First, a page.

Frassati Reflection: Emmanuel, God with Us

Hail and blessed be the hour and moment in which the Son of God was born of the Blessed Virgin Mary, at midnight, in Bethlehem, in piercing cold. In that hour, vouchsafe, O my God, to hear my prayer and grant my desires, through the merits of our Savior, Jesus Christ, and of His Blessed Mother. —St. Andrew Christmas Novena

The feast of Emmanuel, God with us, has begun. When I look at the Nativity scene, I no longer see an empty manger; the baby Jesus is nestled there, fitting just so among the straw. It is a reminder that God became human, a little baby, and shares every facet of our human experience. He is with us in it all, sharing our burdens and our joys. He continues to come to us through the Eucharist; He enters into our hearts and makes a home there. We are never truly alone—He is always there to keep us company. In our sufferings, He does not abandon us; He suffers alongside us in solidarity. In our joys, He leaps within us, sharing in and multiplying our joy and gratitude. Our hearts are His humble manger—messy and unfit for the King, and yet He comes to rest there. With His presence everything seems aglow in heavenly light, even the heaps of straw around Him. Let us arrange the straw as best we can to welcome Emmanuel.

The Bread of Life is born in Bethlehem. He is laid in a feeding trough, offering his very body to nourish us. The word “manger” comes from the same root as the Italian “mangia”: eat. Mangia, mangia; take and eat, this is my Body, given up for you. Let us kneel before a King who chose a manger for His cradle and a Cross for His throne, let us receive Him as the Bread that will sustain us.

2 thoughts on “Frassati Reflection: Emmanuel, God with Us

  1. ” Cross for His throne ” hit me with power. The mangia/manger thing was also good in a lighter way. Thank you for your faith and your words about it.
    I’ll share in return my specialty because as Augustine noted…the veiled prophecies of Christ are the most confirming. Augustine found many but flitted too fast past detail accuracy so e.g. on Noah’s ark, he rightly/kinda noted that it had the proportions of a man’s body ( Christ who also had a hole in His side like the ark ) because it had to be made at a measurement of 300 cubits by 30 cubits by 50 cubits. It’s more accurate especially in modern obese US times to notice that these are the proportions of a very slender person whose height is ten times his chest depth and six times his torso’s width. It may work on you but not on males at your office who have any spare pounds. But it would work on a temperate male eater who is also fasting for 40 days and forty nights….the time span of the rain during the Noah flood and the time span of Christ’s fast in the desert…40 days both. Yes the very measurements of the ark were predicting Christ and his 40 days in the desert. Unforetunately Augustine didn’t put all of his veiled “finds” in one spot. They occur in City of God and in one of his essays to a Manichaen but much later Protestants ( who also liked Augustine ) wrote also on the hidden prophecies as did Aquinas in the Summa T when he explicates how the “old law ” contained veiled meanings in the very laws. This is partly what Christ meant when He said, ” If you believed Moses, you would believe me for he wrote of me” whereupon Augustine saw most of Genesis as having veiled prophecies of Christ or Christian life…e.g. as to the latter… Jacob loves the beautiful Rachel but her father tricks Jacob into marrying the less comely Leah whereupon he works for another seven years to obtain Rachel also and is thus married to both. Augustine said you are Jacob as am I. Rachel means ” First principle made visible” and Leah means suffering…according to antique sources that Augustine had.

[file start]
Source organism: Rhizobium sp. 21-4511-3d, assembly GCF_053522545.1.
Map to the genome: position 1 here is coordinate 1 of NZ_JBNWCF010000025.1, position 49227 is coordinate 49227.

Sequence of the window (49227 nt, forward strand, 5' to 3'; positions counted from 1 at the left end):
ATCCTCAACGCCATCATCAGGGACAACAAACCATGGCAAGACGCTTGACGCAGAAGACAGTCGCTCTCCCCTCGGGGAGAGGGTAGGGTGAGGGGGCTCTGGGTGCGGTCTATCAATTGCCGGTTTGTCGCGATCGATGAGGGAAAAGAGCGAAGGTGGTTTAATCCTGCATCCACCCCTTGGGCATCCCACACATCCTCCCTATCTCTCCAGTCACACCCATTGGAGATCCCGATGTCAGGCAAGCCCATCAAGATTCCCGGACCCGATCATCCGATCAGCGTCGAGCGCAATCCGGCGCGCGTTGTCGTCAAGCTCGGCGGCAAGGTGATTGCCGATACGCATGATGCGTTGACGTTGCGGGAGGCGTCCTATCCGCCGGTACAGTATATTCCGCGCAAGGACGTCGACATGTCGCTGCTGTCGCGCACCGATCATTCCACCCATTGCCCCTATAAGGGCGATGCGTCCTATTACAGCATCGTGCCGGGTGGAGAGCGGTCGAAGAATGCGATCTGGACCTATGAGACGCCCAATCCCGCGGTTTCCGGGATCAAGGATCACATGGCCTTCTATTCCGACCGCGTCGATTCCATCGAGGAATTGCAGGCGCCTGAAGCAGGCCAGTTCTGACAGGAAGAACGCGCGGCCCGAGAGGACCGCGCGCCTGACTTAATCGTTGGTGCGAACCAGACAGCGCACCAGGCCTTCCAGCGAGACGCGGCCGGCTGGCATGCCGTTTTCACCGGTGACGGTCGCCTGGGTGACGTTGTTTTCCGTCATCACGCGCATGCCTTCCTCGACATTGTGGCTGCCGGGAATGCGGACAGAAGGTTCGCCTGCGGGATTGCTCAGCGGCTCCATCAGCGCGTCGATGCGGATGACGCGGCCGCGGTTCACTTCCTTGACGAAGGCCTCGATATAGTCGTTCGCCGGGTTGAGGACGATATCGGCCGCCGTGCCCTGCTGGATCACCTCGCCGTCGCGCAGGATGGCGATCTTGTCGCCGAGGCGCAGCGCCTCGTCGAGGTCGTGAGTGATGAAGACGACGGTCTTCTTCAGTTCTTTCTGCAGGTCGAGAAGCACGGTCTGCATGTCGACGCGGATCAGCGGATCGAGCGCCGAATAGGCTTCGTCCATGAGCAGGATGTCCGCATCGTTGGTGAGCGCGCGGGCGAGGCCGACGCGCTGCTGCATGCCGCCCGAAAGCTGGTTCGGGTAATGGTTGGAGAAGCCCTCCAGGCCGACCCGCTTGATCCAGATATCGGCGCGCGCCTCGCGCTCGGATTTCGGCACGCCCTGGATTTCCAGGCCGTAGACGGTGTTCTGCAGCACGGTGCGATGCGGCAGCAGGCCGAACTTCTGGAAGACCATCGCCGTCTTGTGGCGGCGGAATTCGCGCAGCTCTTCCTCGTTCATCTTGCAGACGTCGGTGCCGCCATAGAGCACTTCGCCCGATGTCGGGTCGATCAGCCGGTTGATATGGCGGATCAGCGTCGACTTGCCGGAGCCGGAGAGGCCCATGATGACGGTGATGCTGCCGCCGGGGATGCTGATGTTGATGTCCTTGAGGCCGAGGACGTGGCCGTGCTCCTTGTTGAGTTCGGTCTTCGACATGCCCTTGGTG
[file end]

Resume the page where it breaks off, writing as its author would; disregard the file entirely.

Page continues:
Each Christian therefore is first drawn to the bright side of following Christ…vision/consolation…Rachel…but he encounters “suffering” instead…Leah…very soon but then the bright side returns and each of us is married to both consolation ( Rachel) and suffering ( Leah )…but we must love both as Jacob did…not just consolation. While God did not like their polygamy, He nevertheless made prophetic use of Jacob’s polygamy as a veiled prophecy of our lives with God….sweet and sour as my Chinese wife would say…Rachel and Leah. We each are married to consolation and suffering once we follow Christ. And we must love both.
    Now you understand why I liked your phrase ” Cross for His throne”. That’s loving Leah and that is not easy at times.


  2. ps…if you know very slender guys at work or in a Catholic youth group and you also want to initiate evangelisation of them at lunch time, bring a small tape measure to work….lol. If e.g. such are 12 inches wide just above the waist, that means you multiply by six which gives you 6’2″ for their height by the ark’s proportions. And if you measure their depth of torso at the chest or anywhere really and if it is 7.2″ then ( times ten) that also is 6’2″ tall and that makes them the proportions of the ark and of Christ. 11 inches wide at the torso would mean 5’6″ tall and 6.6 in depth of the torso would get the same height. I suspect Christ was tall for his generation so that He could be seen in a street crowd…but tall then could have been under the 6’2″ mark…or not.


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